Poker Player Convicted for $1.2 Bln U.K. Property FraudJeffrey St.Onge
Greek businessman Achilleas Kallakis, known as “The Don” on the international poker circuit, was convicted of defrauding lenders and using the proceeds to pay for trophy property, private planes, a yacht in Monaco, luxury cars, helicopters and artwork, prosecutors said.
Kallakis, 44, and co-conspirator Alexander M. Williams, also 44, defrauded banks to borrow 740 million pounds ($1.18 billion) and acquire 16 properties, the U.K. Serious Fraud Office said today in a statement. The purchases included an office building on London’s St. James’s Square that Kallakis planned to convert into a home until permission was denied by the local council.
The two men, operating out of an office in central London’s affluent Mayfair neighborhood as the Pacific Group of Companies, conspired from 2003 through 2008 to defraud lender Allied Irish Banks Plc, the SFO said. They borrowed 29 million euros ($38.5 million) more from the Bank of Scotland, now part of Lloyds Banking Group Plc, to convert a passenger ferry into a yacht for Kallakis’s use.
The lenders were given a forged guarantee from a Hong Kong company to get loans that exceeded the purchase prices of the properties. The suspected fraud was reported to the SFO by the Hong Kong firm, Sun Hung Kai Properties Ltd., and by Allied Irish. An investigation began in January 2009 and the men were later charged with forgery, fraud by false representation, money laundering, conspiracy to defraud and obtaining a money transfer by deception.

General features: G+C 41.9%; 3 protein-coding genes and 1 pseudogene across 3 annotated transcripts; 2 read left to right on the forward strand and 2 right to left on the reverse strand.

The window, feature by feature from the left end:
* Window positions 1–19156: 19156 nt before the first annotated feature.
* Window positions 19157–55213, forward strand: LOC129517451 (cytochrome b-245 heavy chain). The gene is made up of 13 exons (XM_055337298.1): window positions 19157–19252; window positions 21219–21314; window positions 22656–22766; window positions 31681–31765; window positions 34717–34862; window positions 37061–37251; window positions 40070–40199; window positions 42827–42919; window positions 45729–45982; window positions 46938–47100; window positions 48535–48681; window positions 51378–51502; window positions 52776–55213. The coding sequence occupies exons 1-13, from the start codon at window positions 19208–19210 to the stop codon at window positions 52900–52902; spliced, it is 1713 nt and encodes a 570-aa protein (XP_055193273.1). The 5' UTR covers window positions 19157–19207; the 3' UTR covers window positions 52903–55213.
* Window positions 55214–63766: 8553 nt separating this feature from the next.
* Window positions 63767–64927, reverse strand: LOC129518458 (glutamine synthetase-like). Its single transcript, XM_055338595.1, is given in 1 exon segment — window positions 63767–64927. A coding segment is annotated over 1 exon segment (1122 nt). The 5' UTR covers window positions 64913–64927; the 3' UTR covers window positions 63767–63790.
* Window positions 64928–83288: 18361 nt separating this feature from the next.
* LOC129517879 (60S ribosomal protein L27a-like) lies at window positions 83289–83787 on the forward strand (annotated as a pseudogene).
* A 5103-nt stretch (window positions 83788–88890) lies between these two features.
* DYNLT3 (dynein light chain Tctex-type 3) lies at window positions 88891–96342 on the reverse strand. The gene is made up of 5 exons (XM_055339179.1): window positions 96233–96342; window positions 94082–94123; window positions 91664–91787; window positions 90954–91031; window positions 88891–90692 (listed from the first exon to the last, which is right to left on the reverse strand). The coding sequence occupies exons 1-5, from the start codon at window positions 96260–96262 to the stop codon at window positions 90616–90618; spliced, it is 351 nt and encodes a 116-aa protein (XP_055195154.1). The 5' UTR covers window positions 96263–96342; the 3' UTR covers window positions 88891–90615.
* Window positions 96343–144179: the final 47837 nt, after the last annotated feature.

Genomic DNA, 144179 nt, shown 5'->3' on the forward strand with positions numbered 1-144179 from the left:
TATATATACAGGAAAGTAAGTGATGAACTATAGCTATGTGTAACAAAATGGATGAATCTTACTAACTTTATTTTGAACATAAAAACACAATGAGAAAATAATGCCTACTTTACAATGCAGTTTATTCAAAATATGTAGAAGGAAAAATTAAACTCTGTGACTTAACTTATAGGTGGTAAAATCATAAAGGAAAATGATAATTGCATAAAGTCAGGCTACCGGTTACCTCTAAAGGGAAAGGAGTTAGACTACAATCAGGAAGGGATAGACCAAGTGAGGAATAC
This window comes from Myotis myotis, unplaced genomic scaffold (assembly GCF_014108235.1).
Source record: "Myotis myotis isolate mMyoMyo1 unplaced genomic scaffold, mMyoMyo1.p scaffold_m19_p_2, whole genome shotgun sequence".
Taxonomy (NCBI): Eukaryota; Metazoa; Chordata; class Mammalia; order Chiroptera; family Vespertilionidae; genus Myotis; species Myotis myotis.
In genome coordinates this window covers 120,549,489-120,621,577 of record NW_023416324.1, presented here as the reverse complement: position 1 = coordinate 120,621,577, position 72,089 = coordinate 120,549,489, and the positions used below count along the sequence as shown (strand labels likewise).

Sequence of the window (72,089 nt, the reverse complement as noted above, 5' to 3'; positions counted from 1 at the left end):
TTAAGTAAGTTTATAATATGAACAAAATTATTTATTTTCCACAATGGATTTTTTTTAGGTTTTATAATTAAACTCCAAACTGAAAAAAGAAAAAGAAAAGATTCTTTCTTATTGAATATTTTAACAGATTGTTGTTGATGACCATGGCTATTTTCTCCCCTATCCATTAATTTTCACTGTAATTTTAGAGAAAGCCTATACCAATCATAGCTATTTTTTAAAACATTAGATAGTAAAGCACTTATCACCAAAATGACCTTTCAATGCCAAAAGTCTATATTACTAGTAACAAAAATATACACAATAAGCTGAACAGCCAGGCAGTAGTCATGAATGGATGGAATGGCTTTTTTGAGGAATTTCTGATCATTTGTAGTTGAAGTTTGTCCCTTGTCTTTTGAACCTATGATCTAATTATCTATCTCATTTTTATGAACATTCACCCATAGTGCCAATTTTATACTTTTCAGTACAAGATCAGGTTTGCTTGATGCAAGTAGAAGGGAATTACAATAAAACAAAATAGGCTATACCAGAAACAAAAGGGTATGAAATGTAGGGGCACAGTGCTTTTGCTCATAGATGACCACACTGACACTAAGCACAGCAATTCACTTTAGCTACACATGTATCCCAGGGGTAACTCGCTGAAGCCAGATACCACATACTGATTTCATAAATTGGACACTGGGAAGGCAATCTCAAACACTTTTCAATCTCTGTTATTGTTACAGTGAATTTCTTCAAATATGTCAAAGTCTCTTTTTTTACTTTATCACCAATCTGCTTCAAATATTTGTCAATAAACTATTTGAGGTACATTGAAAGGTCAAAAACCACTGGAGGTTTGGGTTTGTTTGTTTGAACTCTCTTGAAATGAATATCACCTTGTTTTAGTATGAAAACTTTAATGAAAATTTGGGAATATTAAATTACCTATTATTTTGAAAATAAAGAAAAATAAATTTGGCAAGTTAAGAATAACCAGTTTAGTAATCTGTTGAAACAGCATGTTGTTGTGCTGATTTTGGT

The men, who pleaded not guilty, will be sentenced tomorrow with confiscation proceedings to follow, the SFO said. Lawyers for Kallakis at Corker Binning and for Williams at Lewis Nedas & Co. in London didn’t immediately return calls seeking comment on the conviction.
During a trial in London’s Southwark Crown Court, the jury was told Kallakis used the fraud proceeds for a fleet of chauffeur-driven Bentleys, a private plane, helicopter, a luxury yacht moored in Monaco and a collection of high-value art, the SFO said. He was convicted with unanimous verdicts on two counts of conspiracy to defraud, the SFO said.
A lawyer and businessman who was closely involved in the fraud is a Swiss national and hasn’t been charged due to his absence from this jurisdiction, the SFO said.